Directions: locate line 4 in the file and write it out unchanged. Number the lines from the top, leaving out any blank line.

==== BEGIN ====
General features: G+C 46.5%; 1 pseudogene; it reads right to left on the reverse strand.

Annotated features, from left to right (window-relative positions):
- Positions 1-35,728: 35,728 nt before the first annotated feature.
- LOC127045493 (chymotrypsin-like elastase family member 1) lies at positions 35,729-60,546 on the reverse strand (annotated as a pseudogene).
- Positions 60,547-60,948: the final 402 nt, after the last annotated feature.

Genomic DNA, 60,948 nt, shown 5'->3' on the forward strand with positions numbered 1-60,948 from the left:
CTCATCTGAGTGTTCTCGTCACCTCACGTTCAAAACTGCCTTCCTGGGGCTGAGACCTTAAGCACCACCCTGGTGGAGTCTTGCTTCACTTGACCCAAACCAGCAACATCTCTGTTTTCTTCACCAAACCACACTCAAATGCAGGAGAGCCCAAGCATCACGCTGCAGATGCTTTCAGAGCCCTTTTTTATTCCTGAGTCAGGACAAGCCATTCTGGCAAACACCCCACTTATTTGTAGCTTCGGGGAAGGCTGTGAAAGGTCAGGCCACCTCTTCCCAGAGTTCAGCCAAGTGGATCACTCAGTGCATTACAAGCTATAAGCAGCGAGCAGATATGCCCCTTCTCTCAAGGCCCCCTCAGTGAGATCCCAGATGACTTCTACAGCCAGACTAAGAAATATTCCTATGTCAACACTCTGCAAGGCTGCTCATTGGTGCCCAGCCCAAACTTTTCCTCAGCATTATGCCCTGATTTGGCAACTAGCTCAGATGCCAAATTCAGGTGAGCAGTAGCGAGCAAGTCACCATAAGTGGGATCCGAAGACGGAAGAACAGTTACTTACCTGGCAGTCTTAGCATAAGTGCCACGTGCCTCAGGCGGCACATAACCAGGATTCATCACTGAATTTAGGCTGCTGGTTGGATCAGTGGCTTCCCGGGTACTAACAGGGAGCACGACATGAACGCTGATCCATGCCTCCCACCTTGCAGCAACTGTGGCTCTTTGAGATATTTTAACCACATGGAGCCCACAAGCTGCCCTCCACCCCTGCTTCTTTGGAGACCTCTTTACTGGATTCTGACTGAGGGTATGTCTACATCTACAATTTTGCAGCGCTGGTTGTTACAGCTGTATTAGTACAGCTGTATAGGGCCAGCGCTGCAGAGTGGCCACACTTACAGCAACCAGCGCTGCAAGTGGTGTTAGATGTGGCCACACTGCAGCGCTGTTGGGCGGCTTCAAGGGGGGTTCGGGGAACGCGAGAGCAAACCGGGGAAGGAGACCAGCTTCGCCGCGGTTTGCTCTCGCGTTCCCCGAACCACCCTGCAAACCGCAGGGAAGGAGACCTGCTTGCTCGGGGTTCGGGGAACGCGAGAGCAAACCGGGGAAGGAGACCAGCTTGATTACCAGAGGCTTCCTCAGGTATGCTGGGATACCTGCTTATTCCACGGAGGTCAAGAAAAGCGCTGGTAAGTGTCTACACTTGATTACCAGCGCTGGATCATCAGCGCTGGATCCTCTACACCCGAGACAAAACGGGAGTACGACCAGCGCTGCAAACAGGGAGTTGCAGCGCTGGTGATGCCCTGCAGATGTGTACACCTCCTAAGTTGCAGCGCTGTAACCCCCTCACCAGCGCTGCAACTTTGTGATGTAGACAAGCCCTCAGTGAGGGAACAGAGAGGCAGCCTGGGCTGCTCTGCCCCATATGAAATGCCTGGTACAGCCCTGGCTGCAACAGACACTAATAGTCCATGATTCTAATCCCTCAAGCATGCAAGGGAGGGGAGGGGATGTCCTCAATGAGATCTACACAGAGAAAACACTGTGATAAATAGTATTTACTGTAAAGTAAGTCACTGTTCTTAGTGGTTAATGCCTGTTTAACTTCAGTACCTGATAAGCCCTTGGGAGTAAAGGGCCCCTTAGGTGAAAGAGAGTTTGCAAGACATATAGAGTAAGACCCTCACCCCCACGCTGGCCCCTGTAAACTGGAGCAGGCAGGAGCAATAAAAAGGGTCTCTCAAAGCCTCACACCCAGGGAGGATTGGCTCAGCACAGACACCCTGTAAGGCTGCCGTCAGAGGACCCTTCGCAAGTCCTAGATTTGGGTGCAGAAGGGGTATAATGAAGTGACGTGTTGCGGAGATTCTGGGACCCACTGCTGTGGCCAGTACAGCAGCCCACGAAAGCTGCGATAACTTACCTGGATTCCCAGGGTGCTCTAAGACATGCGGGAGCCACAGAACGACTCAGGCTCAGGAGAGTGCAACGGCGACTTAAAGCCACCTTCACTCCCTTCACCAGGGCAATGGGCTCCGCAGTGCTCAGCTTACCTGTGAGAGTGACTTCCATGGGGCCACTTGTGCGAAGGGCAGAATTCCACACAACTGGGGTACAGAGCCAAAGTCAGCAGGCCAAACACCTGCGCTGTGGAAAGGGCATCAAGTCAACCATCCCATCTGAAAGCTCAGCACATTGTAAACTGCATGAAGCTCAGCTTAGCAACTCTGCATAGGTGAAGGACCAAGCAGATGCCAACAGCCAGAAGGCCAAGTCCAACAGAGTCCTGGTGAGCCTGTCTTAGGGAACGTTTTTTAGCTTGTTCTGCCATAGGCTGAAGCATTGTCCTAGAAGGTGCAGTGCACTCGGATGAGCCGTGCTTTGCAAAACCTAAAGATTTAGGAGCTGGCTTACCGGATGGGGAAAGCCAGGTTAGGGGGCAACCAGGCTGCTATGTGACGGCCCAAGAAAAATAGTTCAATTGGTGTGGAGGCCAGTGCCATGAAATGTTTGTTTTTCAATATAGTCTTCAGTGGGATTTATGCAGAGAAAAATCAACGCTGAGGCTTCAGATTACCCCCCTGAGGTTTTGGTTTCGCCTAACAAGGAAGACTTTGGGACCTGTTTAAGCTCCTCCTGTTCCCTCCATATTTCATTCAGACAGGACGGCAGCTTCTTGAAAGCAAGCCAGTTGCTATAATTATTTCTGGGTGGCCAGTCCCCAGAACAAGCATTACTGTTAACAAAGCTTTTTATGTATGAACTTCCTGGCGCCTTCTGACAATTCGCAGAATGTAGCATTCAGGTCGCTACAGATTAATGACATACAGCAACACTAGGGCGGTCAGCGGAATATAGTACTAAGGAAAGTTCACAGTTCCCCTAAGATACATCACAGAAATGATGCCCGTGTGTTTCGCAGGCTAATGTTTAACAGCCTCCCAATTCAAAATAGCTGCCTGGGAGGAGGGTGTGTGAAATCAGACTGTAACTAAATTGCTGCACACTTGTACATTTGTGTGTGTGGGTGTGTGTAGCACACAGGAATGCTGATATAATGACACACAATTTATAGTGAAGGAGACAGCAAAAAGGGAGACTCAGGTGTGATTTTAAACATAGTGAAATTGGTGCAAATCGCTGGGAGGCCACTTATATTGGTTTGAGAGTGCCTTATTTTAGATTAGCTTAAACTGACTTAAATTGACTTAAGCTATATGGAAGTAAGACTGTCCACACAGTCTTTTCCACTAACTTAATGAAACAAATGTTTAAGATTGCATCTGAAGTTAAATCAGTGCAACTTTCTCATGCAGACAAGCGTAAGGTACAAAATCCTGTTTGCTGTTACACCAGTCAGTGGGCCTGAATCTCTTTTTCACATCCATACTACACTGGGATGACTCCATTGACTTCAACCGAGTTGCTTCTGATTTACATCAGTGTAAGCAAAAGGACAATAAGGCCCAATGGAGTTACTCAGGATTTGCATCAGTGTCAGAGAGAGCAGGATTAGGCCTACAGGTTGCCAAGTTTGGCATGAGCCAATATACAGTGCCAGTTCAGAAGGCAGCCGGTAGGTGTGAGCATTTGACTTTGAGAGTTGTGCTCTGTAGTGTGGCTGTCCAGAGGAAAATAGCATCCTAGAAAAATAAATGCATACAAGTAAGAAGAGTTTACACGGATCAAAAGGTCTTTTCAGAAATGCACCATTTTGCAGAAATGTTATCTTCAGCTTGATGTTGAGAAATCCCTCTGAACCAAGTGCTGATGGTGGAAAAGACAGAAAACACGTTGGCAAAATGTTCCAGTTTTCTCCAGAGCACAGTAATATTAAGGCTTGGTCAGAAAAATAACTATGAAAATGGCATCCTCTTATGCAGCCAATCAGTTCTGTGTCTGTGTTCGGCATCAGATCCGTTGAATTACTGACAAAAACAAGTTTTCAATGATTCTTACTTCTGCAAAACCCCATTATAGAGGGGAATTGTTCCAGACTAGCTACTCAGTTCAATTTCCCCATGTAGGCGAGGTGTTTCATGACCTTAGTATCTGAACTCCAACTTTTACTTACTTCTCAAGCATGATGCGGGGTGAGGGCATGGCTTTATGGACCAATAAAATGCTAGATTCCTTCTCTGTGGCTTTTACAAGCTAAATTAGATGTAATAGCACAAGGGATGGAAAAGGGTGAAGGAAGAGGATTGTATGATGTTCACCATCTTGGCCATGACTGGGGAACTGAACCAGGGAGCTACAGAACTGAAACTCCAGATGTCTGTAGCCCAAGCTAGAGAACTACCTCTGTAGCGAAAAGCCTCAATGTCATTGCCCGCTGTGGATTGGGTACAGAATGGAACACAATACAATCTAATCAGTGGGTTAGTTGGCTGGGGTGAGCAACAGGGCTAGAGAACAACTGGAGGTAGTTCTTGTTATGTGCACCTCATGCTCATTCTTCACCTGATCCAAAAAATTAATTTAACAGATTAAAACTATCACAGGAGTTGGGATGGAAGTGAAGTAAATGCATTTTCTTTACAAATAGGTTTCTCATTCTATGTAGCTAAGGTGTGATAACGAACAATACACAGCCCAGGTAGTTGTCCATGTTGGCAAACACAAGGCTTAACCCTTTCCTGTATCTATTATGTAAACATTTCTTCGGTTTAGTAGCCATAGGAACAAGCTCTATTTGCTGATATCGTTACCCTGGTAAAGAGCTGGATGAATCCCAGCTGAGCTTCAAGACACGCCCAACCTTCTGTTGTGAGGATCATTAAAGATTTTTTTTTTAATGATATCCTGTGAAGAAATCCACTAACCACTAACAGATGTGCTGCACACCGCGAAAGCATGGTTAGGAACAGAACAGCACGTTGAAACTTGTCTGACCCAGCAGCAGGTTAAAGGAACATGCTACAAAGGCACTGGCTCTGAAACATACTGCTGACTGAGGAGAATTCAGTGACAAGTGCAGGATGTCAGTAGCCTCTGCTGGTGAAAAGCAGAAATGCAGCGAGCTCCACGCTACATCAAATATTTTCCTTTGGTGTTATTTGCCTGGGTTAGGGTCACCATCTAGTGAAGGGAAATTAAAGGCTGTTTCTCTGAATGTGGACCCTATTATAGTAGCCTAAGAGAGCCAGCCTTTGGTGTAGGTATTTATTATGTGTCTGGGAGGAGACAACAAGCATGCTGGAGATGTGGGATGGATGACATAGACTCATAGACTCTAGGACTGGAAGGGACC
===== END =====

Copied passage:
- LOC127045493 (chymotrypsin-like elastase family member 1) lies at positions 35,729-60,546 on the reverse strand (annotated as a pseudogene).